Automating Localization Workflow


Are you suffering from chronic "cut & paste" syndrome? Are manual operations introducing errors and eating up your localization budget? Do you feel the need for more automation? Would you like documents (or Web content) to be automatically routed to the translation vendor, and back? Would you like to automate many of the steps of the localization process itself?

Such automation capabilities exist today to some degree in various systems of various price/capability ranges. They are called "globalization management systems" (GMS) or "translation management systems" (TMS). Some are available for purchase; others are provided by the translation vendors themselves, some are leased, etc.

In order to understand and compare such different systems with disparate terminology, a generic model of automated localization workflow is described. A practical scenario is demonstrated by animating the model. The model is also used to visualize where existing industry standards apply in the localization process.

Finally, with the model well understood, a detailed evaluation framework is presented and applied to the available commercial systems. The evaluation framework covers a wide range of issues, both technical and business, relating to supported formats, translation tools, etc. The workshop concludes with an insightful discussion of the most significant, topical and current issues related to automating localization workflow.

Target Audience

This course is intended for localization managers, product managers, executives, international directors, translators and localization engineers… anyone whose budget or daily activity is impacted by localization.


This workshop will help you understand what is involved in automating localization and help you decide whether you should consider purchasing a system or simply build a connector to existing systems.


The agenda described below is for a one-day session.




  1. Concepts: Globalization, Workflow, Translation & the Web

An overview of the basic concepts to ensure all attendees are on the same page:
globalization, translation memories, workflow, content types and repositories, CMS, GMS and the difference between the two, etc.

  1. ALW (Automated Localization Workflow) model

This section builds up graphically, item by item, a complete reference model of the localization process, starting from arbitrary source content and going through all the steps (change detection, analysis, leveraging, costing, workload management, translation, quality assurance, etc.) to produce localized content in several languages.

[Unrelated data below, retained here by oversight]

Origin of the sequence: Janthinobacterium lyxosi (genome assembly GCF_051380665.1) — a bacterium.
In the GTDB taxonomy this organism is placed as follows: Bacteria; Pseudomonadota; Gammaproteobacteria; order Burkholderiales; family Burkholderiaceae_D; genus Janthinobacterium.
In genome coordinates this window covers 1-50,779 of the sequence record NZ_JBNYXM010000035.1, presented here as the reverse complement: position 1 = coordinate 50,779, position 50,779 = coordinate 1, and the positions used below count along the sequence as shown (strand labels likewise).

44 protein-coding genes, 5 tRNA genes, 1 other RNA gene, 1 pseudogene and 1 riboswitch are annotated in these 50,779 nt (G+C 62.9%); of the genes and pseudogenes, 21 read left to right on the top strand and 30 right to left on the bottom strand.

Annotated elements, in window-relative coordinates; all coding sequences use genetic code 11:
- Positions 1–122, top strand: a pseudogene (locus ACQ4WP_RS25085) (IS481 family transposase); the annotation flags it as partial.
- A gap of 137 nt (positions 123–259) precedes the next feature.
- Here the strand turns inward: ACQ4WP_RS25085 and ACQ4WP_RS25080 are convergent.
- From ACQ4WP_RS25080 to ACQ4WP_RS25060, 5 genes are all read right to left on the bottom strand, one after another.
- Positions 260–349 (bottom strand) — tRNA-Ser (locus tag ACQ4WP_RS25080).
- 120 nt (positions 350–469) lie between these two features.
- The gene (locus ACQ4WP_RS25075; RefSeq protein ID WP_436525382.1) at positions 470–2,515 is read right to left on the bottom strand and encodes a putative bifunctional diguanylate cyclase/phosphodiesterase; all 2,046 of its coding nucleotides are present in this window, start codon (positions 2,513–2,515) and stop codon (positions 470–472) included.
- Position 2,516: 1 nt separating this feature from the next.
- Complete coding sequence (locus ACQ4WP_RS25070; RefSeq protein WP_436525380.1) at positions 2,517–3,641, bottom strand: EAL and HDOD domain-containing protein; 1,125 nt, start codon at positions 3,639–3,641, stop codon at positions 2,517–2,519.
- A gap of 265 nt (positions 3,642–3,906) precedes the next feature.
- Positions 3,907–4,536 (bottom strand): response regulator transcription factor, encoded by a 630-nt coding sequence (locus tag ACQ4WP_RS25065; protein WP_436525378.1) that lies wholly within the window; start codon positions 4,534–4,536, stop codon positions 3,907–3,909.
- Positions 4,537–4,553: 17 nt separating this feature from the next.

1. ALW model: an animated scenario

The ALW model just built up is now animated with a simple scenario: the urgent production of a product brochure for simultaneous deployment on several country web sites. The step by step animation provides a deeper understanding of real issues that occur in actual usage of GMS or TMS.

  1. Applying the ALW model

This section uses the model to contrast existing systems. It then shows how several major technologies map to the model. Standards such as XLIFF, TWS, TMX, SRX, TBX, OLIF, GMX, etc. are mapped onto the model.

  1. ALW evaluation framework & comparisons

Each element of the model is now reviewed and evaluation criteria are specified. What functions should be available to the project manager? To the translator? How flexible should change detection be? Where is testing performed and how are bugs handled? You will be provided with a printed checklist of hundreds of questions. Comparisons of the major technologies will be presented.

  1. Significant issues

The Workshop concludes with a discussion of the most significant criteria discovered in this analysis. It presents those factors that are most likely to impact the cost, quality and ultimately success of your globalization effort.


Each attendee will receive a workshop booklet, one slide per page, with ample room for notes, complete with table of contents and glossary. The booklet is designed to serve as a practical easy-to-use reference “book” for regular use during an internationalization project.

Pierre Cadieux

About our Instructor – Pierre Cadieux

Pierre Cadieux is a veteran with over 35 years' experience in internationalization of software, Web sites and mobile devices. He has taught internationalization at the Université de Montréal. Pierre has been technology editor for the LISA newsletter, VP Technology at ALIS and director of technology at Bowne Global Solutions.

At ALIS, Pierre pioneered the transparent handling of Arabic and Hebrew languages and created the core bi-directional technology licensed by Microsoft.

As Director of Localization Technology at Bowne Global Solutions, he carried out research and analysis on multilingual Web sites and published the first generic model of Globalization Management Systems.

Additionally, Pierre holds a B. Sc. and M. Sc. in Computer Science.